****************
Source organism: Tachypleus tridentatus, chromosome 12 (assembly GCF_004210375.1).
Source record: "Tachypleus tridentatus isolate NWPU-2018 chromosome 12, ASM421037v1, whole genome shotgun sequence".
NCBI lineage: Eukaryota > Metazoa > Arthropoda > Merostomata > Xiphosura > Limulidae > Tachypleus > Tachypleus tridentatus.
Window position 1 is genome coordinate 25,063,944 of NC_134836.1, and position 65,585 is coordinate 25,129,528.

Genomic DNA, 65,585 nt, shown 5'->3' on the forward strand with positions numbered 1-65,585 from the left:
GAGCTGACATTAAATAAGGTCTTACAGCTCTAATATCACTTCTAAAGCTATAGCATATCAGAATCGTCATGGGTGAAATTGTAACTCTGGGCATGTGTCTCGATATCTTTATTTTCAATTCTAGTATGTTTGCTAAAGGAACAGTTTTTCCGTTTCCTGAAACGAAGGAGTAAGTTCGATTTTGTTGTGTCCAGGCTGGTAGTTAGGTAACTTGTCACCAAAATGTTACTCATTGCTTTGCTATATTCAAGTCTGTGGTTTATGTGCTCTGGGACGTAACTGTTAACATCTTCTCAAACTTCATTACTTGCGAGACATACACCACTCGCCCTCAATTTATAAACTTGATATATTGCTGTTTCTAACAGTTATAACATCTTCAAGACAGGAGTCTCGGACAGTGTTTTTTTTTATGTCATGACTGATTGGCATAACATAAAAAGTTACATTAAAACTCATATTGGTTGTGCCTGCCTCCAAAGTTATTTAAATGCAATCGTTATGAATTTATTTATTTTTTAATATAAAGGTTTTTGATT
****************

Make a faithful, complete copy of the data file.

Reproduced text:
Source organism: Tachypleus tridentatus, chromosome 12 (assembly GCF_004210375.1).
Source record: "Tachypleus tridentatus isolate NWPU-2018 chromosome 12, ASM421037v1, whole genome shotgun sequence".
NCBI lineage: Eukaryota > Metazoa > Arthropoda > Merostomata > Xiphosura > Limulidae > Tachypleus > Tachypleus tridentatus.
Window position 1 is genome coordinate 25,063,944 of NC_134836.1, and position 65,585 is coordinate 25,129,528.

Genomic DNA, 65,585 nt, shown 5'->3' on the forward strand with positions numbered 1-65,585 from the left:
GAGCTGACATTAAATAAGGTCTTACAGCTCTAATATCACTTCTAAAGCTATAGCATATCAGAATCGTCATGGGTGAAATTGTAACTCTGGGCATGTGTCTCGATATCTTTATTTTCAATTCTAGTATGTTTGCTAAAGGAACAGTTTTTCCGTTTCCTGAAACGAAGGAGTAAGTTCGATTTTGTTGTGTCCAGGCTGGTAGTTAGGTAACTTGTCACCAAAATGTTACTCATTGCTTTGCTATATTCAAGTCTGTGGTTTATGTGCTCTGGGACGTAACTGTTAACATCTTCTCAAACTTCATTACTTGCGAGACATACACCACTCGCCCTCAATTTATAAACTTGATATATTGCTGTTTCTAACAGTTATAACATCTTCAAGACAGGAGTCTCGGACAGTGTTTTTTTTTATGTCATGACTGATTGGCATAACATAAAAAGTTACATTAAAACTCATATTGGTTGTGCCTGCCTCCAAAGTTATTTAAATGCAATCGTTATGAATTTATTTATTTTTTAATATAAAGGTTTTTGATT